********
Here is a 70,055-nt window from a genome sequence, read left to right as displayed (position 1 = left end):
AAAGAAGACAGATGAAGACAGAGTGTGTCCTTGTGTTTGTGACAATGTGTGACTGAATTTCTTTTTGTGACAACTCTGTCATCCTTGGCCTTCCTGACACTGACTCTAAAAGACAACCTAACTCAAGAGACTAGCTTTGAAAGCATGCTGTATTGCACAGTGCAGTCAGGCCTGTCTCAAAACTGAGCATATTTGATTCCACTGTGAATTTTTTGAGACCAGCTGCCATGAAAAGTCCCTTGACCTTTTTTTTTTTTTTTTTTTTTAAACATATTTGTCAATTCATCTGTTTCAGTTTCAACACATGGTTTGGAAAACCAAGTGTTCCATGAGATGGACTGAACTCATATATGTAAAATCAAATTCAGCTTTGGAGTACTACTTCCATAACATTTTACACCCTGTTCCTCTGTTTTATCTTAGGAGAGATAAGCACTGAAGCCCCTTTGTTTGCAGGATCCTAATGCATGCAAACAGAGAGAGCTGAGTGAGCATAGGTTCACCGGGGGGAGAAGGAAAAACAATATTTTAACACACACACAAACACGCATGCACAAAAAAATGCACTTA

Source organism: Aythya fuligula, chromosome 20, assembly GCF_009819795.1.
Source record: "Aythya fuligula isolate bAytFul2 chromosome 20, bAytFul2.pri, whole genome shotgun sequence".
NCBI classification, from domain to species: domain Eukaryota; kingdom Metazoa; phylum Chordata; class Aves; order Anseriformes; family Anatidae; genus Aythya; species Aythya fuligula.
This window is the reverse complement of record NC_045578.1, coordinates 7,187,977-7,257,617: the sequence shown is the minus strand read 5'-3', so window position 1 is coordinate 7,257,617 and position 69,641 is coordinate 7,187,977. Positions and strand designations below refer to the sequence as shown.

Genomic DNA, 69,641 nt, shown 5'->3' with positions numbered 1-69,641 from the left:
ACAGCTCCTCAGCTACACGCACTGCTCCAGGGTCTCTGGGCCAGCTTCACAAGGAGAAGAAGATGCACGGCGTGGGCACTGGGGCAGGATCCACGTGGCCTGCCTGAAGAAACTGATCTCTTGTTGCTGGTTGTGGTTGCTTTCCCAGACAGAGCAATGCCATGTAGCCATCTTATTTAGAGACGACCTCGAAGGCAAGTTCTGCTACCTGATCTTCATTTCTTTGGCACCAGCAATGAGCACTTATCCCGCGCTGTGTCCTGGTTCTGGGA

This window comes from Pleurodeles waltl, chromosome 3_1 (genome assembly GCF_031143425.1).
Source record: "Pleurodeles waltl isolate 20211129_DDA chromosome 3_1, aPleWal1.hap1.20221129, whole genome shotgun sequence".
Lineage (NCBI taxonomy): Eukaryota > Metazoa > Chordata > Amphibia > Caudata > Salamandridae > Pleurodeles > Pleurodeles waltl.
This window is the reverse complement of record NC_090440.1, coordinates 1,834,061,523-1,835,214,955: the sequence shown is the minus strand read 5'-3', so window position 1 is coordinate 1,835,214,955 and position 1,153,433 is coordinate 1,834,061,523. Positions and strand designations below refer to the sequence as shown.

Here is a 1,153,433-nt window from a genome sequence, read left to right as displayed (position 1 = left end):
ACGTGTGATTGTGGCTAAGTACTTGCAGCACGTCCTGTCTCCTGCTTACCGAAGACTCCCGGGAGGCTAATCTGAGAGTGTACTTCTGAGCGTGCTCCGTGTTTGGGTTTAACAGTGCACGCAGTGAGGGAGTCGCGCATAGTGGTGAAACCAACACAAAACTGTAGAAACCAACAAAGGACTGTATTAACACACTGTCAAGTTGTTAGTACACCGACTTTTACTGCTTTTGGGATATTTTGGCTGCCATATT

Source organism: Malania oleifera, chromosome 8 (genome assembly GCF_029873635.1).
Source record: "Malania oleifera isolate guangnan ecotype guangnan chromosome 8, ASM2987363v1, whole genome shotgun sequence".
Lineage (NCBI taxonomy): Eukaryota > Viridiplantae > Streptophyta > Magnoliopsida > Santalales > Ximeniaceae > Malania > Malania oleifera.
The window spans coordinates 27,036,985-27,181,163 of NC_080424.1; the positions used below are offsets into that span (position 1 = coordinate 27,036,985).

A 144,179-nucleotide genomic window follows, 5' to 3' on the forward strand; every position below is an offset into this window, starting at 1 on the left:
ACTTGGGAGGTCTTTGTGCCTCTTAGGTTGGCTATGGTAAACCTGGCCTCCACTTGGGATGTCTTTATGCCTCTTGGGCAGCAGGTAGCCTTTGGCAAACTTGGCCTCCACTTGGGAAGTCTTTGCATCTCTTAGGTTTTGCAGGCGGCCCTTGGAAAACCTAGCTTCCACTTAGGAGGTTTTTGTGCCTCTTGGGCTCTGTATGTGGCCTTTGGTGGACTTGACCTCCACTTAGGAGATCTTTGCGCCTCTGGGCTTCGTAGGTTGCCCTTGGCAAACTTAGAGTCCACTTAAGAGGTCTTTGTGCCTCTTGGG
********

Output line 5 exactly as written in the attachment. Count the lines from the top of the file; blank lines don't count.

NCBI classification, from domain to species: domain Eukaryota; kingdom Metazoa; phylum Chordata; class Aves; order Anseriformes; family Anatidae; genus Aythya; species Aythya fuligula.